Over-the-counter flu medications may have a moderate effect on some flu symptoms, but they will do little to address flu-related back pain.
Fortunately, there are natural alternatives that are safer and often more effective.
You can read more about our 11 best natural remedies for colds and flu right here.
Key takeaway: Mainstream medicine’s solutions for flu are often ineffective for back pain and and can create serious health risks.
How to get fast, safe and soothing relief from flu-related back pain
Most mainstream doctors don’t usually recognize there is a connection between the flu and back pain, so they don’t understand how to treat it.
While the pain will usually decrease as you heal from the influenza infection, there are things you can do to minimize your back pain while you rest and recuperate.
Here are two products that can help ease the discomfort of flu-related back pain:
1. Pain creams
Most pain-relief creams on the market work by “distracting” you from your pain.
Many also contain dangerous ingredients, particularly methyl salicylate, which can be deadly if consumed orally, especially by small children. It can also be toxic when applied topically to your skin.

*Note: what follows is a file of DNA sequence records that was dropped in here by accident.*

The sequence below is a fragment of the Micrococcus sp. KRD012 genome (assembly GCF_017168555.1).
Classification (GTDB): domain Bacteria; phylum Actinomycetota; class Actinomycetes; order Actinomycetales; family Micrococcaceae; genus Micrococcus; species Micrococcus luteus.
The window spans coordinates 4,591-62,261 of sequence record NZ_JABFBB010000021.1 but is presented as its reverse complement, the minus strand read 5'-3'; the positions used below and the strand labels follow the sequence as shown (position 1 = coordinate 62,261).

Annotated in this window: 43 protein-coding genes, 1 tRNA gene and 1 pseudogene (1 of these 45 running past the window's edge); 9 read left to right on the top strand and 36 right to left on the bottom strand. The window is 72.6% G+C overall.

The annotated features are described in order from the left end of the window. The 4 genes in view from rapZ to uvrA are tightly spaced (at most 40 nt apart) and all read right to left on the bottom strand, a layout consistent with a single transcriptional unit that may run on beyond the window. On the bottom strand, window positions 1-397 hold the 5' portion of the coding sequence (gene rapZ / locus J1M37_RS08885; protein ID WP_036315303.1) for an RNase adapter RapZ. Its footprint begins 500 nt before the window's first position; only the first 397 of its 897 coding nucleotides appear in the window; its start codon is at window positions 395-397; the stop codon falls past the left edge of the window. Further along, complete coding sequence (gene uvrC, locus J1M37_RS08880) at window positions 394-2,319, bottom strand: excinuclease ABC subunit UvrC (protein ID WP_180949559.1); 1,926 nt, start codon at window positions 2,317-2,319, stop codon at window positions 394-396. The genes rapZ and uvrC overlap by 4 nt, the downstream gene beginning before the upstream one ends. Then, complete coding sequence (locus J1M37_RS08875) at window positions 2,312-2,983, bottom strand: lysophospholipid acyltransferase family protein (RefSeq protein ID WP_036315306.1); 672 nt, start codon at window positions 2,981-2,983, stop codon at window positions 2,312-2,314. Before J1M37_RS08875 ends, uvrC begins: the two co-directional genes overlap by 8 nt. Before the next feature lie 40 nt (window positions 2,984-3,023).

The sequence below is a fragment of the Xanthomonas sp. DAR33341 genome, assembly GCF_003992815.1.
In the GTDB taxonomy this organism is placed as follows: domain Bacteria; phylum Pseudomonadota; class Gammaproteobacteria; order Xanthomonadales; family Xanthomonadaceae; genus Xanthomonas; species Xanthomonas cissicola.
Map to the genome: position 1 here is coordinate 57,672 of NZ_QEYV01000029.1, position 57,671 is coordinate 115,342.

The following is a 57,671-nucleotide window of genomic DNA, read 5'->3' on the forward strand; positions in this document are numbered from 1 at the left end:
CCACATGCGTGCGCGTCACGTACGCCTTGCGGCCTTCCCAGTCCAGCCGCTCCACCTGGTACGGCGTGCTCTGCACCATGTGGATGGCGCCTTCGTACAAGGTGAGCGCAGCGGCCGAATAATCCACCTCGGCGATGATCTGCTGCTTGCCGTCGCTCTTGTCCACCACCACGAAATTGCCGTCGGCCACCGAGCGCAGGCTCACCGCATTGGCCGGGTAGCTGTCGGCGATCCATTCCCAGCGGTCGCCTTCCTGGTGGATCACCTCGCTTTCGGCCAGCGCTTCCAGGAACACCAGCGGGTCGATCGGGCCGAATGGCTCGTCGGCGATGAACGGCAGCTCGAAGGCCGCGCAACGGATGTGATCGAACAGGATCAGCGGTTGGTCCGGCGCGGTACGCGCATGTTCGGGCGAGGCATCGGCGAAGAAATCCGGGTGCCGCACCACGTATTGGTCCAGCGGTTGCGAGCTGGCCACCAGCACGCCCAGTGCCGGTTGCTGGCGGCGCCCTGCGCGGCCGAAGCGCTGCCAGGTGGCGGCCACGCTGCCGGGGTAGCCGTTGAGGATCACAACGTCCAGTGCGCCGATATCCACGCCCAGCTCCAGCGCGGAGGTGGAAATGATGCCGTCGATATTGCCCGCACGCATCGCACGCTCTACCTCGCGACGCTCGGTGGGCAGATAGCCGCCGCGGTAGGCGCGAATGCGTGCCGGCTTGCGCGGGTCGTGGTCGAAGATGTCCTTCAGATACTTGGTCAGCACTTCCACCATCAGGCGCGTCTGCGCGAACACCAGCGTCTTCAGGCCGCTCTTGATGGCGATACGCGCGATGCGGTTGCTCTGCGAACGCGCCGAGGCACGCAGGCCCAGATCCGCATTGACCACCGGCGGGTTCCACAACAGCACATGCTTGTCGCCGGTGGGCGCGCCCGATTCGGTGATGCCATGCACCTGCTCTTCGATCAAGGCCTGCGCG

2. Far infrared heating pads
Far-infrared heating pads use jade stones to create heat that warms beyond the surface of the skin. The warmth actually penetrates 1.5 inches deeper than traditional heating pads — and warms you from the inside out.
Final thoughts and key takeaways
If you’re suffering from the flu right now, I urge you to check out these natural flu remedies that can help you recuperate more quickly.
The flu is no joke — it can make you miserable. And adding back pain to your list of symptoms can make you feel even worse.
Here’s what I want you to take away from this article:
Key takeaway #1: Although you won’t find lower back pain listed on most lists of flu symptoms, it’s actually pretty common.
Key takeaway #2: Several factors can contribute to flu-related back pain. These include inflammatory responses, pulled muscles from coughing and complications such as pneumonia.
Key takeaway #3: People with pre-existing back pain conditions are more likely to have a recurrence if they get the flu.
Key takeaway #4: Mainstream medicine’s pain relievers and over-the-counter flu medications do little to alleviate back pain, and some have serious side effects.
Key takeaway #5: Topical analgesics with natural ingredients and a far-infrared heating pad are the options I recommend for back pain relief while recovering from the flu.
i “What Are Your Odds of Getting the Flu?” WebMD (webmd,com) Acc Oct. 9, 2018.
ii Rubin Dl. “Epidemiology and Risk Factors for Spine Pain.” Neurol Clin. 2007; May;25(2):353-71.
iii Yao-Chun Wen et al. Infectious Diseases Society of America. “Common pain relievers may increase heart attack risk during respiratory infections.” Journal of Infectious Diseases, February 2017